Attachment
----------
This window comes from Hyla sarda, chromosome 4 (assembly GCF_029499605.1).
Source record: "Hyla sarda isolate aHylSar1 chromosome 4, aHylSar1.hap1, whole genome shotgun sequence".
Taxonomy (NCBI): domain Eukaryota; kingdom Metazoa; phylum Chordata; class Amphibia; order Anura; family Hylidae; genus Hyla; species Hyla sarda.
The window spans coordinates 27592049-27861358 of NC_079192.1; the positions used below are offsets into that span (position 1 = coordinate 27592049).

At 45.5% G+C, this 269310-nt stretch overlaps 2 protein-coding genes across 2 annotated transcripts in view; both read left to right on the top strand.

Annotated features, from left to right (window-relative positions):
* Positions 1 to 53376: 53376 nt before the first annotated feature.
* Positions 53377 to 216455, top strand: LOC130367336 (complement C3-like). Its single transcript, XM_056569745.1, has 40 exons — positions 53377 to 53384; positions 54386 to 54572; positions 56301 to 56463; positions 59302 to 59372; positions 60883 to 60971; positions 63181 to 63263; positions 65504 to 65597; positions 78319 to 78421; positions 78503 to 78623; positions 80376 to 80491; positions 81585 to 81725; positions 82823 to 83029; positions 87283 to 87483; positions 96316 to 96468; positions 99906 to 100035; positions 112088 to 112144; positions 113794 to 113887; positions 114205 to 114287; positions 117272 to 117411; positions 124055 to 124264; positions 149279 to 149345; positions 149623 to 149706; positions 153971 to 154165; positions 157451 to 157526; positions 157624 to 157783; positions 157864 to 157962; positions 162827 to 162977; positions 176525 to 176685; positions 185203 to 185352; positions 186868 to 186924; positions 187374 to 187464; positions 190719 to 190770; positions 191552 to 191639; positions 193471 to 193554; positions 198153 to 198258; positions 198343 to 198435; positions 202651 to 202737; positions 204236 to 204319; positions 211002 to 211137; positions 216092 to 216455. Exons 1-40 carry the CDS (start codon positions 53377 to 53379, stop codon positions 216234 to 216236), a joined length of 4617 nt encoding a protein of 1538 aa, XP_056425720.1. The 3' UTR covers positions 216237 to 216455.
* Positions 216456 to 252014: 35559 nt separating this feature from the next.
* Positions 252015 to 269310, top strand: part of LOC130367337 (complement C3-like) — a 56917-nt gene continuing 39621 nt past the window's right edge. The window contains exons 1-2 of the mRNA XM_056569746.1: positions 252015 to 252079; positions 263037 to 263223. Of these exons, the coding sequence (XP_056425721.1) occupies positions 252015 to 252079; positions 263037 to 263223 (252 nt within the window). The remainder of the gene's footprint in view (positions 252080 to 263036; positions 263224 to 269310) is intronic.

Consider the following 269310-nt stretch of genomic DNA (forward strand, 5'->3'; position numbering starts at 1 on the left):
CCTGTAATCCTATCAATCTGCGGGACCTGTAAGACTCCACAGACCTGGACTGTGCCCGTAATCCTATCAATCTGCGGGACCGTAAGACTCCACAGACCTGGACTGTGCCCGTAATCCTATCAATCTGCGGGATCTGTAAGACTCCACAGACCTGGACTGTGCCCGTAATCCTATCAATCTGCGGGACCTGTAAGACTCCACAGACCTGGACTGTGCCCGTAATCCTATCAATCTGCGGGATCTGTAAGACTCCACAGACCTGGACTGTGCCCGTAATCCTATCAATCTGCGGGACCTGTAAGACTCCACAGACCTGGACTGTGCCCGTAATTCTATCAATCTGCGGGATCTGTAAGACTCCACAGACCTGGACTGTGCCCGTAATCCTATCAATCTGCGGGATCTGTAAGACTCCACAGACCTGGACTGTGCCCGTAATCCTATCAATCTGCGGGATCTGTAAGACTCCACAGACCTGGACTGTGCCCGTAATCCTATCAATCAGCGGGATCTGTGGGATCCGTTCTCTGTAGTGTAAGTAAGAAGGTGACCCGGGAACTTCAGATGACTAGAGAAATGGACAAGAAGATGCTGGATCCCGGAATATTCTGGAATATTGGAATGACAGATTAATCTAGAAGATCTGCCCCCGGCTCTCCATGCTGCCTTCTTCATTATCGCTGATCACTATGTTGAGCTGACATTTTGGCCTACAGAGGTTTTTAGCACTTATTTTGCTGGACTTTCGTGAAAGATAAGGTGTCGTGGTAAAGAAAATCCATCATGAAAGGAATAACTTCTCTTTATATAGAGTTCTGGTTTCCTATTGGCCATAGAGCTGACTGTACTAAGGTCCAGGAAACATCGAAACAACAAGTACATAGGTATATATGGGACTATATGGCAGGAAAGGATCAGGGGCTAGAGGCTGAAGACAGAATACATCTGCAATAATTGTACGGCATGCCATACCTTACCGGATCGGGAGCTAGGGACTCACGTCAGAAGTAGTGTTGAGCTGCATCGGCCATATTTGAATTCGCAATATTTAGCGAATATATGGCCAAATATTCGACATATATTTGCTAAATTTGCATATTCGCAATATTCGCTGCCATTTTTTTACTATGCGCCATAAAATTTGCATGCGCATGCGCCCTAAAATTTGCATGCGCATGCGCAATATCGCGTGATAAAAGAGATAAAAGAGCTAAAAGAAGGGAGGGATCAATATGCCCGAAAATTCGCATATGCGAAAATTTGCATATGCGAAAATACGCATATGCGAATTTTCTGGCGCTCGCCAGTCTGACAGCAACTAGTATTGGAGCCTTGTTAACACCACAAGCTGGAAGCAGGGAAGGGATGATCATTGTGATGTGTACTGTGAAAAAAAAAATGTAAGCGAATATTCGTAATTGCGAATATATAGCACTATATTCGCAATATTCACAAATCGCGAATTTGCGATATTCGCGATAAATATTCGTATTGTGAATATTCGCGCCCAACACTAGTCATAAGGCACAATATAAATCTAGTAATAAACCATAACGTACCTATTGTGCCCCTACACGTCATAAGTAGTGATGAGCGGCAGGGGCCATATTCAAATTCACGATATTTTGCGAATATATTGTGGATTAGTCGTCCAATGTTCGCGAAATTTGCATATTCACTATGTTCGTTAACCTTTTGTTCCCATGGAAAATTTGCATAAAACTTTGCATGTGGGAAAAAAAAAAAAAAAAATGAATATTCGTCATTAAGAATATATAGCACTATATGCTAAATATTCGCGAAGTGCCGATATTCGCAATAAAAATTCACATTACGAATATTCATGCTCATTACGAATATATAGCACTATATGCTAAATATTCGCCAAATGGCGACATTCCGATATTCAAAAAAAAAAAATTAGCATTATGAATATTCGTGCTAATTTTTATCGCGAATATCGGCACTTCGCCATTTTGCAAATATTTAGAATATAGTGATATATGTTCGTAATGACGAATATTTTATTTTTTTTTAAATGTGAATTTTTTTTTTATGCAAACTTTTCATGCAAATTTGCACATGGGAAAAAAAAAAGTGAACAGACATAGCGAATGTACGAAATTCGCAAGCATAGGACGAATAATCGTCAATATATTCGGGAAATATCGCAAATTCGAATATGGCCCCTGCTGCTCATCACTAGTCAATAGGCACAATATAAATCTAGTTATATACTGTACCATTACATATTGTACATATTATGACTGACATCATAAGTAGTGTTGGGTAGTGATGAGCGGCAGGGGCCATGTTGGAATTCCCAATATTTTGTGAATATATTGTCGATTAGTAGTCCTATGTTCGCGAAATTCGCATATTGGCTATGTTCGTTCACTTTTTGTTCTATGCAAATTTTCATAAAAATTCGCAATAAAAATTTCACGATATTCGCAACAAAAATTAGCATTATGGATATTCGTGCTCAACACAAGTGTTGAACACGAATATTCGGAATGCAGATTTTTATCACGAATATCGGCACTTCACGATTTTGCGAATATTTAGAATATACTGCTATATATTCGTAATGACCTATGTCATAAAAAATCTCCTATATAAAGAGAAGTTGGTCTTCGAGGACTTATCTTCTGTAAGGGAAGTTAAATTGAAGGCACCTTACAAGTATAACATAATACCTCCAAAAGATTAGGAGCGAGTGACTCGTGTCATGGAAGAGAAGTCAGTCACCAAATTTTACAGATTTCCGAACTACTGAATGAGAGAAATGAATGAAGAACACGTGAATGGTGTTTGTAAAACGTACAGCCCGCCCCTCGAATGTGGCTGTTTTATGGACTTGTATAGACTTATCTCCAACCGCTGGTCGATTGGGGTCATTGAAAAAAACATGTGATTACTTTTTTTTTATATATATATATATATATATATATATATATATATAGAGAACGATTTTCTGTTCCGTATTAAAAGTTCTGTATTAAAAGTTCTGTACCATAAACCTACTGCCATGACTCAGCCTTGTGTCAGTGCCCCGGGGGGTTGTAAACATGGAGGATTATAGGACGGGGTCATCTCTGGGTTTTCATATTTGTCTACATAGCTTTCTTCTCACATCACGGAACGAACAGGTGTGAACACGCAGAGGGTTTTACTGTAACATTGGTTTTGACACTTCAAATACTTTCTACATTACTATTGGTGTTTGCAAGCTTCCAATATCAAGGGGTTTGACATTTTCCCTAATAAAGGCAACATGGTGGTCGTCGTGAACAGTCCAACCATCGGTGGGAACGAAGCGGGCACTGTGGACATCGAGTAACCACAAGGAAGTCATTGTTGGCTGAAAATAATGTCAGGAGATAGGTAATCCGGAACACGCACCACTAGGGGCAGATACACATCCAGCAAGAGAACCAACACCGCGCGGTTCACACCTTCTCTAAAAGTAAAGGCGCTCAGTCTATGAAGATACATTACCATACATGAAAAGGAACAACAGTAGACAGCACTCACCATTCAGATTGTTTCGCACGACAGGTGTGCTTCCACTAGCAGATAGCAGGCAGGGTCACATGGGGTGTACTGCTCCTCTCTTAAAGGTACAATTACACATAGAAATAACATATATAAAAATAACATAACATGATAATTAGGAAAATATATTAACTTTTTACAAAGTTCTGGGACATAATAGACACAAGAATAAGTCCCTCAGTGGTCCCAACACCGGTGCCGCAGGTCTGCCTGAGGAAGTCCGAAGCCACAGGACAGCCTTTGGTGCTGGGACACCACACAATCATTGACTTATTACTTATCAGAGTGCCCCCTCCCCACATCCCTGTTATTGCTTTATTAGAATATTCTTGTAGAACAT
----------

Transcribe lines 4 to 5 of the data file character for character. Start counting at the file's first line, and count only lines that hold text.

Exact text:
The window spans coordinates 27592049-27861358 of NC_079192.1; the positions used below are offsets into that span (position 1 = coordinate 27592049).

At 45.5% G+C, this 269310-nt stretch overlaps 2 protein-coding genes across 2 annotated transcripts in view; both read left to right on the top strand.